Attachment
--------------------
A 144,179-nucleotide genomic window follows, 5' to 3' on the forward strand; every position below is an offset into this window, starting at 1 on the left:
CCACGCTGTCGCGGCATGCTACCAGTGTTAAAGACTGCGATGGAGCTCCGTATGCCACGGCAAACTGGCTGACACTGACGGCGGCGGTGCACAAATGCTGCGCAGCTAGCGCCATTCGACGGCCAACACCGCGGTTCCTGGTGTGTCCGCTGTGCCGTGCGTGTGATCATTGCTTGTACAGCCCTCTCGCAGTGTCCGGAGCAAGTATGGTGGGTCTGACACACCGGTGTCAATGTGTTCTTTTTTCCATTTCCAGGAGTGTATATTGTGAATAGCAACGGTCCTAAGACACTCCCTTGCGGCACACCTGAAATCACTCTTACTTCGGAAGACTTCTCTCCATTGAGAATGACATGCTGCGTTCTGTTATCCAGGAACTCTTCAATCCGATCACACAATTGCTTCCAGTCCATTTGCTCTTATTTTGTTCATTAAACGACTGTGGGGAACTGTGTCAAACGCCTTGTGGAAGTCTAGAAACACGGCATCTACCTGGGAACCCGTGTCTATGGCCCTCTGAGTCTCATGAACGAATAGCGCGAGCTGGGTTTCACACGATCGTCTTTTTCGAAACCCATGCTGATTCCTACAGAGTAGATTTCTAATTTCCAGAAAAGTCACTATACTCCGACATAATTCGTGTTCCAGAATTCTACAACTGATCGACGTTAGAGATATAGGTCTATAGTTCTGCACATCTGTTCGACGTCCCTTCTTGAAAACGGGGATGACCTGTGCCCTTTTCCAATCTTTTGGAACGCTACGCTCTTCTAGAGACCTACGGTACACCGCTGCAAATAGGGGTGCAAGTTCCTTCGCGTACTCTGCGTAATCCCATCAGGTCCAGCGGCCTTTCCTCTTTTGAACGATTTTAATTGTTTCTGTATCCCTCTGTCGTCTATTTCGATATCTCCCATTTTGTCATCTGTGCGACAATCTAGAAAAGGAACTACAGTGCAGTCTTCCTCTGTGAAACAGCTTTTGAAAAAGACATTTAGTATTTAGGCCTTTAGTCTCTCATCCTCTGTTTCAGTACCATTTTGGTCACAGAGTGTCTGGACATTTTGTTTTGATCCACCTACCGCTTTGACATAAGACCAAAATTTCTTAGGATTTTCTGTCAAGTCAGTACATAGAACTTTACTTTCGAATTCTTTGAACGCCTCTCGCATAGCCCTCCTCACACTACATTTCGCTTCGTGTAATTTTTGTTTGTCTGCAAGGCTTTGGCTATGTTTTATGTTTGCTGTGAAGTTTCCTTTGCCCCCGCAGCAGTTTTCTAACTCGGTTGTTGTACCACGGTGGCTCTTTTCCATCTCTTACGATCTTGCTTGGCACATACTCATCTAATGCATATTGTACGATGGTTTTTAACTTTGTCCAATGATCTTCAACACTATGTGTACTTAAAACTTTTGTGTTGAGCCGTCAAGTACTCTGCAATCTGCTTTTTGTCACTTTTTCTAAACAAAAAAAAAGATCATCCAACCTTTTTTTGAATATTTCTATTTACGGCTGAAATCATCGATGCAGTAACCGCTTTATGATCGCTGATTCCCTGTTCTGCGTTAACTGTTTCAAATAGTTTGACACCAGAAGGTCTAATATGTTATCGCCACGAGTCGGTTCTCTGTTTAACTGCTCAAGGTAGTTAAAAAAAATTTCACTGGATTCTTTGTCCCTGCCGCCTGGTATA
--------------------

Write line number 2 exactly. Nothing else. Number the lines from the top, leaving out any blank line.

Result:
CCACGCTGTCGCGGCATGCTACCAGTGTTAAAGACTGCGATGGAGCTCCGTATGCCACGGCAAACTGGCTGACACTGACGGCGGCGGTGCACAAATGCTGCGCAGCTAGCGCCATTCGACGGCCAACACCGCGGTTCCTGGTGTGTCCGCTGTGCCGTGCGTGTGATCATTGCTTGTACAGCCCTCTCGCAGTGTCCGGAGCAAGTATGGTGGGTCTGACACACCGGTGTCAATGTGTTCTTTTTTCCATTTCCAGGAGTGTATATTGTGAATAGCAACGGTCCTAAGACACTCCCTTGCGGCACACCTGAAATCACTCTTACTTCGGAAGACTTCTCTCCATTGAGAATGACATGCTGCGTTCTGTTATCCAGGAACTCTTCAATCCGATCACACAATTGCTTCCAGTCCATTTGCTCTTATTTTGTTCATTAAACGACTGTGGGGAACTGTGTCAAACGCCTTGTGGAAGTCTAGAAACACGGCATCTACCTGGGAACCCGTGTCTATGGCCCTCTGAGTCTCATGAACGAATAGCGCGAGCTGGGTTTCACACGATCGTCTTTTTCGAAACCCATGCTGATTCCTACAGAGTAGATTTCTAATTTCCAGAAAAGTCACTATACTCCGACATAATTCGTGTTCCAGAATTCTACAACTGATCGACGTTAGAGATATAGGTCTATAGTTCTGCACATCTGTTCGACGTCCCTTCTTGAAAACGGGGATGACCTGTGCCCTTTTCCAATCTTTTGGAACGCTACGCTCTTCTAGAGACCTACGGTACACCGCTGCAAATAGGGGTGCAAGTTCCTTCGCGTACTCTGCGTAATCCCATCAGGTCCAGCGGCCTTTCCTCTTTTGAACGATTTTAATTGTTTCTGTATCCCTCTGTCGTCTATTTCGATATCTCCCATTTTGTCATCTGTGCGACAATCTAGAAAAGGAACTACAGTGCAGTCTTCCTCTGTGAAACAGCTTTTGAAAAAGACATTTAGTATTTAGGCCTTTAGTCTCTCATCCTCTGTTTCAGTACCATTTTGGTCACAGAGTGTCTGGACATTTTGTTTTGATCCACCTACCGCTTTGACATAAGACCAAAATTTCTTAGGATTTTCTGTCAAGTCAGTACATAGAACTTTACTTTCGAATTCTTTGAACGCCTCTCGCATAGCCCTCCTCACACTACATTTCGCTTCGTGTAATTTTTGTTTGTCTGCAAGGCTTTGGCTATGTTTTATGTTTGCTGTGAAGTTTCCTTTGCCCCCGCAGCAGTTTTCTAACTCGGTTGTTGTACCACGGTGGCTCTTTTCCATCTCTTACGATCTTGCTTGGCACATACTCATCTAATGCATATTGTACGATGGTTTTTAACTTTGTCCAATGATCTTCAACACTATGTGTACTTAAAACTTTTGTGTTGAGCCGTCAAGTACTCTGCAATCTGCTTTTTGTCACTTTTTCTAAACAAAAAAAAAGATCATCCAACCTTTTTTTGAATATTTCTATTTACGGCTGAAATCATCGATGCAGTAACCGCTTTATGATCGCTGATTCCCTGTTCTGCGTTAACTGTTTCAAATAGTTTGACACCAGAAGGTCTAATATGTTATCGCCACGAGTCGGTTCTCTGTTTAACTGCTCAAGGTAGTTAAAAAAAATTTCACTGGATTCTTTGTCCCTGCCGCCTGGTATA